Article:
TERRE HAUTE —
In 1998, Jay Jones started to buy several buildings in the 12 Points area on Terre Haute’s north side as a way to keep the neighborhood afloat.
In September 2011, he opened Tilford’s 5 & 10, housing it in his building at 1279 Lafayette Ave. He described it as “sort of like Custer’s last stand.”
Now, Jones plans to close the small business by the end of December, sooner if inventory runs out.
“It has ended like Custer’s last stand. Twelve Points has become a ghost town,” Jones said, “and I ran out of money. We just did not have the sales.”
Ironically, Jones decided to close the variety story on Black Friday, the same day Tilford’s variety store founder Cecil Tilford died at age 87. He and his wife, Doris, opened the store in 1968 and operated it for more than 40 years.
“It was not a last-minute decision. The timing was kind of ironic, if nothing else,” Jones said.
Jones said competition from corporate stores such as Dollar General reduced his business. “They are becoming the neighborhood stores,” he said of Dollar General.
“It is a combination of factors. I think people’s shopping habits are just very difficult to change. People are inclined to run to Dollar General or out to Walmart,” Jones said.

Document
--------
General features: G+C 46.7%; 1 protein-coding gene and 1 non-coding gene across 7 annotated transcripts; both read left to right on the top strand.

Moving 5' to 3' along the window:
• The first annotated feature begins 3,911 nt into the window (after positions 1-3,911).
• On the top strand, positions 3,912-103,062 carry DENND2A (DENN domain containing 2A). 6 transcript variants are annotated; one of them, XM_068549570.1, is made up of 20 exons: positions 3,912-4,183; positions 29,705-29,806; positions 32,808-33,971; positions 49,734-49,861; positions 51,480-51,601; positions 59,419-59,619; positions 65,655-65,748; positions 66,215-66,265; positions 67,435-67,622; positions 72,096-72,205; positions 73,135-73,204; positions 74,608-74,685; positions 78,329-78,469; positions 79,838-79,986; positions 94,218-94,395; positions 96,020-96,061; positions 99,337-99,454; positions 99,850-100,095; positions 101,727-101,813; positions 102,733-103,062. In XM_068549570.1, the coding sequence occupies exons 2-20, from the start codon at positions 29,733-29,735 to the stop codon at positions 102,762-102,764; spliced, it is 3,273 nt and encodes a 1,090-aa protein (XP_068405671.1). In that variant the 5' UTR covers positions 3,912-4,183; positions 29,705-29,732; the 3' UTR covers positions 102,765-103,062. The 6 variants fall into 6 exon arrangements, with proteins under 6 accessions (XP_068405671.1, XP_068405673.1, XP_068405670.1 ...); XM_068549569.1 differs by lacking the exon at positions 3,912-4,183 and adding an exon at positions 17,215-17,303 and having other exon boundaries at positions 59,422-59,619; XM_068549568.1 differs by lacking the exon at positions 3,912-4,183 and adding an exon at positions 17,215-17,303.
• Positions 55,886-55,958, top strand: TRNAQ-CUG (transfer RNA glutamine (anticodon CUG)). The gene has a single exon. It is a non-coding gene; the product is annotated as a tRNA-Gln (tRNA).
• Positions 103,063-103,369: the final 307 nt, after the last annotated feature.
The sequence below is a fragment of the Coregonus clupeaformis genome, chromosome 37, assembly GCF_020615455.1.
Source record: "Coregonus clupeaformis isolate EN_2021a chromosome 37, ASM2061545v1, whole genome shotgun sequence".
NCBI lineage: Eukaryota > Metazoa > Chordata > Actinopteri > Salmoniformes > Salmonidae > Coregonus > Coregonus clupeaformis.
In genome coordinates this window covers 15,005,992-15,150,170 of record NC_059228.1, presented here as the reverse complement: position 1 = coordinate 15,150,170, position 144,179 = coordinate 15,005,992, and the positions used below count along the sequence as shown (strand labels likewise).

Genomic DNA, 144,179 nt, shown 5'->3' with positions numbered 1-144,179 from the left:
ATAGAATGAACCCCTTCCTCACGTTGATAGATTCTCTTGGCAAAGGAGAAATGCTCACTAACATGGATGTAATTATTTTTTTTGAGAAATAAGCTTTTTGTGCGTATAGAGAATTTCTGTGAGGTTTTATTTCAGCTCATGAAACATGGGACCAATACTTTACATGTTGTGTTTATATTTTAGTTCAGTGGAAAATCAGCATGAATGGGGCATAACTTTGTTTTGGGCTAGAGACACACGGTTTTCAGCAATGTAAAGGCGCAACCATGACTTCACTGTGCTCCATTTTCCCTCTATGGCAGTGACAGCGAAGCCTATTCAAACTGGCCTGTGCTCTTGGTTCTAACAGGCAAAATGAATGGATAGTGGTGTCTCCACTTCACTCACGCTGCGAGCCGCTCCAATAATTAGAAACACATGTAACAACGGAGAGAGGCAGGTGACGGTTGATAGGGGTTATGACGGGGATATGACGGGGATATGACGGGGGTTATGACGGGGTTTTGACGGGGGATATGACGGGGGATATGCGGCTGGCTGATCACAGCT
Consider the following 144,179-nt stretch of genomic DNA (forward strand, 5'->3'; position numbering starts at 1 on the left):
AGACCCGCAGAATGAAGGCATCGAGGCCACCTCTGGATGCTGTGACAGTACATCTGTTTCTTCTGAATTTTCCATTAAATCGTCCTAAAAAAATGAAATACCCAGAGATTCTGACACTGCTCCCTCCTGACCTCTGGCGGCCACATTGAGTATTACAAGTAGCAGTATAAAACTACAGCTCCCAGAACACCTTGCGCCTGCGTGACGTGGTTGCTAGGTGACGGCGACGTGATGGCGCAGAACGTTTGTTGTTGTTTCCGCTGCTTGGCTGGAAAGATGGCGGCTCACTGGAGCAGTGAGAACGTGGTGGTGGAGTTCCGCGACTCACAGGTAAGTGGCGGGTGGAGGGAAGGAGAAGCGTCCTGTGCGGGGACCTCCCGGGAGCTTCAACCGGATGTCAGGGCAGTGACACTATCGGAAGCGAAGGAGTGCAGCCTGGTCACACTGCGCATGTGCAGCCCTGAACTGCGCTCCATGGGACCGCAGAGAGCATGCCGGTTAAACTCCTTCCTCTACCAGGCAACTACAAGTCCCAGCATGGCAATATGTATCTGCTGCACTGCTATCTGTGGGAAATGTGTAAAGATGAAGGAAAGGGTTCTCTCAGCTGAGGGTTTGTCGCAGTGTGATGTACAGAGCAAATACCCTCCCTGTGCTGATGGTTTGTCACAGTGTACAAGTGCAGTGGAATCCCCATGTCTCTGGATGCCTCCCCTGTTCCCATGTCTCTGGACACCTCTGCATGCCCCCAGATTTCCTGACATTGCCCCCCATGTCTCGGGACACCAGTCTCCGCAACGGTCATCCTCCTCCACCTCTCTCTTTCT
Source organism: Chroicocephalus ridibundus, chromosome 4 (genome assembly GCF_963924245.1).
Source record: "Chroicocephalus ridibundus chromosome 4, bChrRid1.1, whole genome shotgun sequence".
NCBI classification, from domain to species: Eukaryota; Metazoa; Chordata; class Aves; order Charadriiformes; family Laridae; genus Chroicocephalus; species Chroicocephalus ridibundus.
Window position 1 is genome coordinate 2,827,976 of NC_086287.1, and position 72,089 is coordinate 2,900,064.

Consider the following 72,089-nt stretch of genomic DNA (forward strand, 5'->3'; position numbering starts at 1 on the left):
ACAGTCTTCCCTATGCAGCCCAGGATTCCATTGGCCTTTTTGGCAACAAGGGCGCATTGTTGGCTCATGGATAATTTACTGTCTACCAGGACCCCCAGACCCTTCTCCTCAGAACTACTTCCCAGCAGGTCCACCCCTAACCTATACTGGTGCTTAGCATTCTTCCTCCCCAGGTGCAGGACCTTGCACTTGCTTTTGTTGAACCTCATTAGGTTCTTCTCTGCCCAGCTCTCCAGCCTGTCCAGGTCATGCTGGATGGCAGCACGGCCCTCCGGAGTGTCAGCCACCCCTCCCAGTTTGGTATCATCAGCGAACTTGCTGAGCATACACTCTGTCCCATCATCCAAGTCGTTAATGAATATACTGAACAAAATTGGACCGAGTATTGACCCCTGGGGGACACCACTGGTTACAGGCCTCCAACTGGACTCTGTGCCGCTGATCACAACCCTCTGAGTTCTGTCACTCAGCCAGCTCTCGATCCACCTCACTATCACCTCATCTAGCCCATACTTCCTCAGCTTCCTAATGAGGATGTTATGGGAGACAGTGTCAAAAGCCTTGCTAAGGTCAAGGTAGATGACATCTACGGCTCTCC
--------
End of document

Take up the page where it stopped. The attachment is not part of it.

Jones said people “loved the store, but there is a difference between loving a store and supporting a store. Nostalgia is great, but it does not pay the bills.
“It is an era that has past. I think the concept was sound, but it just needs a lot more money, a lot more advertising. I knew it was a long shot,” he said.
“We ran commercials for a while, which I think helped, but we could not afford to keep doing commercials,” Jones said. “After we stopped the commercials, everything just kind of dropped off,” he said of his business, which he advertised from November to May of 2011.
The variety store, Jones said, has not been breaking even financially. He is closing the store as a way to avoid bankruptcy, he said. Jones first opened Tilford’s store because he was having trouble renting out the building on Lafayette Avenue and hoped it would spur other small businesses to locate nearby.
Jones bought his first building in 1998 and now has several others in the 12 Points area.
“Originally we wanted to restore the building and rent it out. We did that in 1998 and over the last 14 years everything has gone in 12 Points. There are a lot of buildings, but nobody made the investments in them, so they are shells more or less. And the banks don’t want to finance much right now, a lot of it is the economy,” Jones said.
“I stretched myself too thin. I don’t know what will happen to the buildings at this point. I am hoping to rent them out,” Jones said. “I don’t know what will happen to the area. My hope is that other people eventually come here and buy some buildings and do some work to open some businesses, but nothing has materialized,” Jones said.
“It was my hope all along, but it has gone in the opposite direction,” he said.
Jones said he still owes property taxes on the buildings he owns. “It has been an interesting experience. I am no businessman, I am kind of a dreamer. I have learned a lot about myself doing this,” he said.
Reporter Howard Greninger can be reached at 812-231-4204 or firstname.lastname@example.org.